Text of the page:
Cette publication ne fait pas partie de la bibliothèque YouScribe
Elle est disponible uniquement à l'achat (la librairie de YouScribe)
Achetez pour : 6,99 € Lire un extrait

Téléchargement

Format(s) : EPUB

sans DRM

Soapstone Signs

De
64 pages
One spring, a nine-year-old Cree boy is visited by a master soapstone carver named Lindy, who gives him four pieces of soapstone. The primary secret to carving, the boy learns, is recognizing that each piece of soapstone already holds its true form inside. Lindy teaches the boy to listen to the soapstone and look to the world around him for signs as to what to carve. As the seasons change, the young boy’s experiences lend him opportunities to develop his carving skills and become attuned to the signs around him. He eagerly awaits the following spring, which will bring Lindy’s return and a chance to show off his carvings.
Voir plus Voir moins

Vous aimerez aussi

Jeff Pinkney illustrations by Darlene Gait
Text copyright ©2014Jeff Pinkney Illustrations copyright ©2014Darlene Gait All rights reserved. No part of this publication may be reproduced or transmitted in any form or by any means, electronic or mechanical, including photocopying, recording or by any information storage and retrieval system now known or to be invented, without permission in writing from the publisher.
Library and Archives Canada Cataloguing in Publication Pinkney, Jeffrey R. (Jeffrey Richard),1962, author Soapstone signs / Jeff Pinkney ; illustrated by Darlene Gait. (Orca echoes)
Issued in print and electronic formats. isbn 9781459804005 (pbk.).isbn 9781459804012 (pdf). isbn 9781459804029(epub)
I. Gait, Darlene,1968III. Series: Orca echoesII. Title. , illustrator ps8631.i535s62 2014jc813’.6 c20149019548 c20149019556
First published in the United States,2014Library of Congress Control Number:2014936071
Summary: A young Cree boy learns about soapstone carving from a master carver.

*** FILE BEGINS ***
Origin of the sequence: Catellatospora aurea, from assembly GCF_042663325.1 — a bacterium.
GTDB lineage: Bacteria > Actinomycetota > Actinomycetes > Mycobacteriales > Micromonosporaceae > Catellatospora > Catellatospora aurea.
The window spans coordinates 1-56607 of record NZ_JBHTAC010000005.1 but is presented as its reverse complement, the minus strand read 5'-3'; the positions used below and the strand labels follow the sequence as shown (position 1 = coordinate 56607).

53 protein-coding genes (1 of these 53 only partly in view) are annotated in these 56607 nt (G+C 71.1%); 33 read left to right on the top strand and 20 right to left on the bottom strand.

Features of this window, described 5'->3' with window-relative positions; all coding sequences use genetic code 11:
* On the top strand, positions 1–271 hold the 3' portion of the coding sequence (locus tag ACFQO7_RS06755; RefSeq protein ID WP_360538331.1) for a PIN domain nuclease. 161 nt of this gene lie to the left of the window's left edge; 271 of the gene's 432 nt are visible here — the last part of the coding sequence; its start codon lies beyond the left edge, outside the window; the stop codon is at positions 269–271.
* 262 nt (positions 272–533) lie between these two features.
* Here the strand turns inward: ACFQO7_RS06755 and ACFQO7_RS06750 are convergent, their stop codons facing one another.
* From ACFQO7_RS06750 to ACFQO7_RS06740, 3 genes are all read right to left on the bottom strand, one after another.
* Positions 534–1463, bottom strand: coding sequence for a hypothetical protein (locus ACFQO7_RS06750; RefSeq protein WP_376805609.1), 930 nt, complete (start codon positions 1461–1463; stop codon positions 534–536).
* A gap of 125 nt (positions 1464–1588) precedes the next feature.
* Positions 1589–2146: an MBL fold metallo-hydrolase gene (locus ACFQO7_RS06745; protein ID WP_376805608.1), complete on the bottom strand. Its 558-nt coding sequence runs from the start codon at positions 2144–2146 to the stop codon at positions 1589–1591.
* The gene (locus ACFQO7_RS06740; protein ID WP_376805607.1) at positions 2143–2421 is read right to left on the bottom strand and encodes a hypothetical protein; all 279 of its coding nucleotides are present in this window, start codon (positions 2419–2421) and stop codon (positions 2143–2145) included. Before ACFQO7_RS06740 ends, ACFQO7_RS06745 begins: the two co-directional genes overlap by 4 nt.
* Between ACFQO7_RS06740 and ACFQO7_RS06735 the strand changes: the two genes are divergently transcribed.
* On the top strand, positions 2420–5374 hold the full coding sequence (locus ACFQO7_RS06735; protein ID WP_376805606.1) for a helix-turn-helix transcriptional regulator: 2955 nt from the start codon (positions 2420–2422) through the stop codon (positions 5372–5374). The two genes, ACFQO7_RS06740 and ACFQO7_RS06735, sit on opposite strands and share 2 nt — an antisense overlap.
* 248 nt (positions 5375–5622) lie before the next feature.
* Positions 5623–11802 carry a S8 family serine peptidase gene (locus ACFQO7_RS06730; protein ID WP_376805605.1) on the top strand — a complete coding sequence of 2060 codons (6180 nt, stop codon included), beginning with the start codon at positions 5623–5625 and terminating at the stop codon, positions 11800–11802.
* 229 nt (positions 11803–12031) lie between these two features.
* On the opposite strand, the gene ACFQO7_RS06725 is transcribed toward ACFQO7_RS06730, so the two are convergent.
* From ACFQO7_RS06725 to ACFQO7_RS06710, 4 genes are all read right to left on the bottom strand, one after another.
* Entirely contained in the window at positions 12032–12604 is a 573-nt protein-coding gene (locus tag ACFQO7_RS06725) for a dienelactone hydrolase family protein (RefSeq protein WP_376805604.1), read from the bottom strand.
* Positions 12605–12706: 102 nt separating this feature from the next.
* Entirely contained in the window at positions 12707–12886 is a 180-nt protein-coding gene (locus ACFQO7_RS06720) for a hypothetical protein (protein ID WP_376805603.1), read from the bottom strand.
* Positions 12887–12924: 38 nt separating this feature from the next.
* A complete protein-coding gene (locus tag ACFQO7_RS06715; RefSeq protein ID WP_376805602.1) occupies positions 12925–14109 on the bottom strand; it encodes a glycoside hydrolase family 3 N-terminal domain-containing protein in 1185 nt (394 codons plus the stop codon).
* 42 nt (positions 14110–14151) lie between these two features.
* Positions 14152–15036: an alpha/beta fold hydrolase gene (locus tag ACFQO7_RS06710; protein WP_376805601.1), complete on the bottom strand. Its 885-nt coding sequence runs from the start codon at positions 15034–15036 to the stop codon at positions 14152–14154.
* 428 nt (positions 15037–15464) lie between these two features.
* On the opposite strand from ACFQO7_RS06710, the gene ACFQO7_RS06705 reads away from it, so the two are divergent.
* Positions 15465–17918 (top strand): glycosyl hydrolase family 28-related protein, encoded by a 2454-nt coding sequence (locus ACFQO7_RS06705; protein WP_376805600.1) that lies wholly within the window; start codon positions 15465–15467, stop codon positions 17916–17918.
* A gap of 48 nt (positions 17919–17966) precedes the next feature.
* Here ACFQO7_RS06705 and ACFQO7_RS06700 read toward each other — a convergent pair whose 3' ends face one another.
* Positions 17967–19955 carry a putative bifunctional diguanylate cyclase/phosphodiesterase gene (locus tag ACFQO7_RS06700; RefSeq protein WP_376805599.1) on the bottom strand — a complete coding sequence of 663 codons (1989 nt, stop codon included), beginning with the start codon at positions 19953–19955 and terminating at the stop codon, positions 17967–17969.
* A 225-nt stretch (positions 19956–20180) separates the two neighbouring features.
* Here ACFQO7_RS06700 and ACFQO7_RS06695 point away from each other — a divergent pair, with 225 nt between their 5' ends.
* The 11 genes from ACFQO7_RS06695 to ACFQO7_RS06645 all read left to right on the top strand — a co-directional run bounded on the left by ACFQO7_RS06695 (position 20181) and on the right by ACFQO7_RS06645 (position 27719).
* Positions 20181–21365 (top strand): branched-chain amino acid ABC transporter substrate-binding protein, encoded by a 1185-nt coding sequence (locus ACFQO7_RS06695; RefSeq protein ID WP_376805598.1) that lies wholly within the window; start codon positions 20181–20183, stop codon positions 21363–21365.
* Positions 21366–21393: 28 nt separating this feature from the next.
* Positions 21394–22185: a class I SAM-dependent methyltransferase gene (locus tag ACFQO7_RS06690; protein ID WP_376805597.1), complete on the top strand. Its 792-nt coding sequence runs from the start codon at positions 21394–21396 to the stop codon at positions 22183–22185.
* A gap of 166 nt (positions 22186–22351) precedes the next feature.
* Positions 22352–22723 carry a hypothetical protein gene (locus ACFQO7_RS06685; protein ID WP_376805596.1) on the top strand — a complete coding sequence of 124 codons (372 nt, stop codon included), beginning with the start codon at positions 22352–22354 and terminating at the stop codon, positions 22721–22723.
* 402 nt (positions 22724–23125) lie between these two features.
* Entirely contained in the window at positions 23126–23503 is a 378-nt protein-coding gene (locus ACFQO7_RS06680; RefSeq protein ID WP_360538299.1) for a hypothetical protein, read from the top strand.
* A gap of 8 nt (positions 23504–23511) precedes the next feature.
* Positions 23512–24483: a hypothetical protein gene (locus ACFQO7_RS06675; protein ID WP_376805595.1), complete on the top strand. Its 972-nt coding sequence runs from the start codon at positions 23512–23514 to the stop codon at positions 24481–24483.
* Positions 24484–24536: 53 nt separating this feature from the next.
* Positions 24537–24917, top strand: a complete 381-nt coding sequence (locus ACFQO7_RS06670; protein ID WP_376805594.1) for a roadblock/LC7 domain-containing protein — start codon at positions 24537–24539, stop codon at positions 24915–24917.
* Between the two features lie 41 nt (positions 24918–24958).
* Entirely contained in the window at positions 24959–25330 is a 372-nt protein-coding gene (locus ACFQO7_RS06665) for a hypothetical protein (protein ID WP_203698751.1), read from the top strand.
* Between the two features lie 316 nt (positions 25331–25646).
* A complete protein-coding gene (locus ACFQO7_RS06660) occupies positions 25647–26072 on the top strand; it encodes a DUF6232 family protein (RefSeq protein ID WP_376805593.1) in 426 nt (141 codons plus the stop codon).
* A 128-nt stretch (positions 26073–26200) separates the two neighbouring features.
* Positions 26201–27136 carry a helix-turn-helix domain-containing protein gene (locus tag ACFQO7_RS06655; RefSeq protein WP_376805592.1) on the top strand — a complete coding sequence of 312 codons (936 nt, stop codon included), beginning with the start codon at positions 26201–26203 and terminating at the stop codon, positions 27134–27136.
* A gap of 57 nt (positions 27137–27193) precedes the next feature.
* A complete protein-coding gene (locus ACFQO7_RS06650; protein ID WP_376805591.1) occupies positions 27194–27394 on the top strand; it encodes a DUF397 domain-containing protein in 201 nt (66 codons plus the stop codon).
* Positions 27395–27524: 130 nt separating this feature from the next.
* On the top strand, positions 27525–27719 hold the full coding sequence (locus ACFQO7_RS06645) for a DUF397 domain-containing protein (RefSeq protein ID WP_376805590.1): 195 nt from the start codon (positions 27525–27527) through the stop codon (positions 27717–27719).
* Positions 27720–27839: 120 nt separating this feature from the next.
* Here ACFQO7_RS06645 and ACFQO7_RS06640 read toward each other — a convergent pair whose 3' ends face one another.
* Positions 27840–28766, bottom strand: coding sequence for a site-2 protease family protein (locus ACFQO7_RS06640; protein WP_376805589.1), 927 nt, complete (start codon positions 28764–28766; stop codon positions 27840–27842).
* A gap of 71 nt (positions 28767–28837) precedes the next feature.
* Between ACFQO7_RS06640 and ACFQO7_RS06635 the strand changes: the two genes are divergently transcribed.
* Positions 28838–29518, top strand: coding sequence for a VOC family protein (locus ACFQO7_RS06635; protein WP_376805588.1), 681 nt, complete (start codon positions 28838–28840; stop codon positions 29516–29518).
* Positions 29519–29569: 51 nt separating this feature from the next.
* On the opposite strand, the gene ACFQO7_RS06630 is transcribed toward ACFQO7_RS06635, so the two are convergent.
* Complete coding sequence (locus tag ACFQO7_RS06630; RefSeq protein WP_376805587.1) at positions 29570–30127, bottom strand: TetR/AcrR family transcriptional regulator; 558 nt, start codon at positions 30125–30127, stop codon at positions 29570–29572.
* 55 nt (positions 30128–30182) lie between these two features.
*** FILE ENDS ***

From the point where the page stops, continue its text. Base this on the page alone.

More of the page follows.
Orca Book Publishers gratefully acknowledges the support for its publishing programs provided by the following agencies: the Government of Canada through the Canada Book Fund and the Canada Council for the Arts, and the Province of British Columbia through the BC Arts Council and the Book Publishing Tax Credit.
Cover artwork and interior illustrations by Darlene Gait Author photo by Julie Gagné Illustrator photo by Frances Litman
orca book publishers orca book publishers poBox5626, Stn. BpoBox468 Victoria,bcCanada Custer,wa usa v8r 6s4 982400468 www.orcabook.com Printed and bound in Canada.
171615144321
To Mom and Dad, for sending me out in April and calling me back in September
Soapstone Signs and W hispers: A Spring Arrival
Lindy travels opposite to the geese. Every spring after the ice breaks up on the river, he walks in from the north along the tracks. Even though his name is Lindbergh, everyone calls him Lindy. Even me.He ha s a way of being polite wit hout saying anything. He smells like campfires and the outdoors. Lindy carries a big burlap sack of soapstone pieces. Folks ask where he’s found all that soapstone. He just laughs and tells them, “Somewhere between here and there.” Our place is one of the stops on his yearly journey to the south. We operate the lodge between the river and the train tracks. Lindy trades his carving